The Mackenzies were of Celtic stock and were not among the clans that originated from Norman ancestors. They are believed to be related to Clan Matheson and Clan Anrias, all three descending from the 12th century Gilleoin of the Aird. Based initially in Kintail, the clan was recorded at Eilean Donan on Loch Duich, a stronghold with which it was for many centuries associated. For several generations, the constable of Eilean Donan was traditionally Macrae of Inverinate, with the result that the Clan Macrae became known as “Mackenzie’s shirt of mail”. There were also strongholds at Kilcoy Castle and Brahan Castle and the Mackenzies of Tarbat had their seat at Castle Leod, in Strathpeffer in the 17th century.



Traditional early history

There was a tradition - not borne out, however, by any tangible evidence or confirmation and quite possibly invented by the Earl of Cromartie - that the family deduced its descent from a member of the House of Geraldine, in Ireland (whence sprang the noble families of Leinster, Desmond, &c.), who, with a considerable number of his followers, was stated to have settled in Scotland about the year 1261 and to have so powerfully aided King Alexander III in repelling the invasion of Haco, King of Norway. He was reportedly rewarded by a grant of the lands of Kintail, in the County of Ross, which were erected into a free Barony by charter, dated 9th January 1266. Therefore, Colin Fitzgerald was the first feudal Baron of Kintail.

His grandson, who in the Gaelic was called Coinneach MacChoinneach (Kenneth son of Kenneth), 3rd Baron of Kintail, became corrupted in English into Mackenzie (pronounced: MacKenny) and hence arose all the families of MacKenzie in Scotland. The name “Mackenzie”, therefore, coming from the Gaelic: “MacCoinneach” meaning: “Son of the Fair One”.

In the 14th century during the Wars of Scottish Independence the Clan Mackenzie is said to have been among the clans who fought against the English. The Clan Mackenzie fought on the side of King Robert the Bruce at the Battle of Inverurie (1308) against the forces of the Clan Comyn who were rivals to the throne. Chief Ian Mackenzie is said to have led a force of five hundred Mackenzies at the Battle of Bannockburn 1314 where the English were defeated.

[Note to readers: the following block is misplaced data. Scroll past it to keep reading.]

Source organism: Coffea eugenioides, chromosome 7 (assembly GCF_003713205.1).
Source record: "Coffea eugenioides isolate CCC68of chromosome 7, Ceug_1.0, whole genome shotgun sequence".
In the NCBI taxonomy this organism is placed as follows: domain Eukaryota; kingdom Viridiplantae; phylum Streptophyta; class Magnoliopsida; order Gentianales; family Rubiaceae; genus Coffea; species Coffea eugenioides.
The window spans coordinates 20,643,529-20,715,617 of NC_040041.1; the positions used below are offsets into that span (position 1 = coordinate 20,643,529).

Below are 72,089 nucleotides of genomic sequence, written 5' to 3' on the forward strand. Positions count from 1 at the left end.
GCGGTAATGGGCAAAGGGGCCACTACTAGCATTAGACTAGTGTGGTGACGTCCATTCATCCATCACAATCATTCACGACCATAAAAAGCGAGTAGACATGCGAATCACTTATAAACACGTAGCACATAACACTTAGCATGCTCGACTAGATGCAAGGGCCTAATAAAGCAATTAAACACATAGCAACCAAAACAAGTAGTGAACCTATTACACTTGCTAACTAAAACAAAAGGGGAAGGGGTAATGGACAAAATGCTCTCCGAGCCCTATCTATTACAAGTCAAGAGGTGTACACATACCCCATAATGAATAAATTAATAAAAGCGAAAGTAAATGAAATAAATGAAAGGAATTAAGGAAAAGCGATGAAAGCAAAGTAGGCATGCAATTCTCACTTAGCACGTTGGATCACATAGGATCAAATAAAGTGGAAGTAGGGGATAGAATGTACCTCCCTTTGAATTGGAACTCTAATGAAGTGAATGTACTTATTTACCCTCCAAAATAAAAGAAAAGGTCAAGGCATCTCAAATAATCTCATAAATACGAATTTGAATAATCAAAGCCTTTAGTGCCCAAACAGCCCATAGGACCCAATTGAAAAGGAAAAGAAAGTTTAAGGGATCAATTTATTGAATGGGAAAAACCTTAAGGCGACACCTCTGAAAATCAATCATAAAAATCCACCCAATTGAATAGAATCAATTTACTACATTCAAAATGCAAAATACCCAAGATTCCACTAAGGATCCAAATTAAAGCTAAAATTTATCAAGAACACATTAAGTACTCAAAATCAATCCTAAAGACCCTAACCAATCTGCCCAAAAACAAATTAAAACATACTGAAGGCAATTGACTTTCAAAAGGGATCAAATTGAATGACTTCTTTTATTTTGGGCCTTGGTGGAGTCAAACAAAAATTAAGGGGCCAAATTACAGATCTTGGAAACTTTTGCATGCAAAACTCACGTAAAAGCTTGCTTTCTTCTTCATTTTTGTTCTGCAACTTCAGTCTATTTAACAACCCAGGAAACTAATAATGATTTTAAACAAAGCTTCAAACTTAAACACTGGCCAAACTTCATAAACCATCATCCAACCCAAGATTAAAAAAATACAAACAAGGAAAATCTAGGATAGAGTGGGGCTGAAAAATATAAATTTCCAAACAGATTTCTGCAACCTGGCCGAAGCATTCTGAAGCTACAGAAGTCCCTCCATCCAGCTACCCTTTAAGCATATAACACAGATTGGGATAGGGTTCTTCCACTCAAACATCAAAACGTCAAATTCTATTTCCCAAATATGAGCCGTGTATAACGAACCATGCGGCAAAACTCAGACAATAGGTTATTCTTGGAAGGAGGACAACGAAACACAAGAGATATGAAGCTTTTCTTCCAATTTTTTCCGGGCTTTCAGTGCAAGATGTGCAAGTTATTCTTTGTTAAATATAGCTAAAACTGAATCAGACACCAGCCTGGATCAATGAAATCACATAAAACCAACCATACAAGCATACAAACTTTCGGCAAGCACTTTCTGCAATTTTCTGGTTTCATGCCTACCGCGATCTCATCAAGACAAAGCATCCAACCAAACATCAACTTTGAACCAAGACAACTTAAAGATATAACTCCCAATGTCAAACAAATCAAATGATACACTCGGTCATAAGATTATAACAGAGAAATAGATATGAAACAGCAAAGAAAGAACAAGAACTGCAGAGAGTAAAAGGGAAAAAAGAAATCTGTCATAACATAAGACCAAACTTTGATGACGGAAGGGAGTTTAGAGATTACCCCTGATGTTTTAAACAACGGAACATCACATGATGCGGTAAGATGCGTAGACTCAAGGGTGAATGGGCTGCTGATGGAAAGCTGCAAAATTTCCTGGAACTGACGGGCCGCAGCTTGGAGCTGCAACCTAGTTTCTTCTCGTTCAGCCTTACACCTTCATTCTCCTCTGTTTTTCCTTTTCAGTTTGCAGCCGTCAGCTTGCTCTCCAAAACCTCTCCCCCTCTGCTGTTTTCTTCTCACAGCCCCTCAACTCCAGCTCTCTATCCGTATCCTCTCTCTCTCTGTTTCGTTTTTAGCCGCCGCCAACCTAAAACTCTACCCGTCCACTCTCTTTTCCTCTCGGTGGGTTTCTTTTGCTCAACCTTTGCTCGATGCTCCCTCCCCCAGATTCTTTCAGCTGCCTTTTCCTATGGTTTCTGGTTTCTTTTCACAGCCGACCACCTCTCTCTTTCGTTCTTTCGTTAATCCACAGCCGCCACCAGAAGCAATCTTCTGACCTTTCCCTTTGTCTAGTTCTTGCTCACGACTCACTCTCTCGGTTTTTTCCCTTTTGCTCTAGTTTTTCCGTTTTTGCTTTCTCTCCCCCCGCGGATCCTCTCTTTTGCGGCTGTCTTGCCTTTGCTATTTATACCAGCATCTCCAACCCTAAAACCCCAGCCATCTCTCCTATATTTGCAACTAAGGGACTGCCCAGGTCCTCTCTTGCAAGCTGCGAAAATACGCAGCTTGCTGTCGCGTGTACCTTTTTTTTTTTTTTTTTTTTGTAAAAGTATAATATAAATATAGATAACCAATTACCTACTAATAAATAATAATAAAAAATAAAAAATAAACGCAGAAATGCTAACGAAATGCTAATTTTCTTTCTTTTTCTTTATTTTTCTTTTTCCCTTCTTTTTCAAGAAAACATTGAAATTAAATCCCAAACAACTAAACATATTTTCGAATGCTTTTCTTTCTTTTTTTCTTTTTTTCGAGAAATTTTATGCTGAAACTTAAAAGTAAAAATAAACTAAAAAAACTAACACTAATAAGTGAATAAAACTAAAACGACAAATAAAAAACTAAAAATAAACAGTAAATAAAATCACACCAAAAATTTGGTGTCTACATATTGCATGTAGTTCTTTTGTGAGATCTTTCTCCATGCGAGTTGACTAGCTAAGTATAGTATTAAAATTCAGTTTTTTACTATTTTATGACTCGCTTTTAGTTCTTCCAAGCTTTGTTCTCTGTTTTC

Later in the 14th century the Mackenzies are said to have become involved in battles against their powerful neighbour the Earl of Ross and his allies. This resulted in the capture and subsequent execution of chief Kenneth Mackenzie in 1346. Soon after this it appears that his successor, chief of the clan Mackenzie was living in an island castle in Loch Kinellan near Strathpeffer in Easter Ross and it was from this base that the clan was to advance westward once again to Kintail.






The earliest likeness of a Mackenzie - the effigy of Sir Kenneth Mackenzie of Kintail (d. February 7, 1491/1492) located at Beauly Priory.



Early history

The earliest contemporary record of a Mackenzie is of Alexander Mackenzie of Kintail (Alexandro McKennye de Kintaill) who is listed as a witness to a charter by John of Islay, Earl of Ross, and Lord of the Isles on November 4, 1471. The earliest known likeness of a Mackenzie is that of Sir Kenneth Mackenzie (d. February 7, 1491/1492), whose effigy can be seen at Beauly Priory. He is the first Mackenzie to be buried at Beauly Priory. It has been attested that previous members of his family were buried at Iona, however there is no actual evidence in proof of this.



15th century & clan conflicts

      Battle of Bealach nam Broig, 1452, Fought north-west of Ben Wyvis between the a force of Munros and Dingwalls against a force of western tribes loyal to MacKenzie of Kintail who had taken hostage the Earl of Ross’s son. The Munros and their allies rescued the Ross hostage and exterminated their enemies but with the loss of their chiefs, George Munro of Foulis and William Dingwall of Kildun.

      Battle of Blar-na-Pairc, 1477, Fought between the Clan MacKenzie and Clan MacDonald. The MacDonalds were defeated.

      Battle of Sauchieburn, 1488 the Clan Mackenzie fought under Hector Roy Mackenzie on the side of King James III of Scotland against an army of Scottish nobles who favored the King’s then-15-year-old son, Prince James.

      Raid on Ross 1491, a conflict that took place in 1491 in the Scottish Highlands. It was fought between the Clan Mackenzie against several other clans, including the Clan MacDonald of Lochalsh, Clan MacDonald of Clanranald the Clan Cameron and the Chattan Confederation of Clan Mackintosh.

      Battle of Drumchatt, 1497, In 1495 King James assembled an army at Glasgow. Then on May 18th many of the Highland Chiefs made their submissions to him, including the Mackenzies and Munros. Soon after this Alexander MacDonald of Lochalsh and his clan rebelled against the King. He invaded the fertile lands of Ross-shire where he was defeated in battle by the Munros and MacKenzies at a place called Drumchatt where he was driven out of Ross-shire. He escaped southward amongst the Isles but was caught on the island of Oransay, by MacIain of Ardnamurchan, and put to death.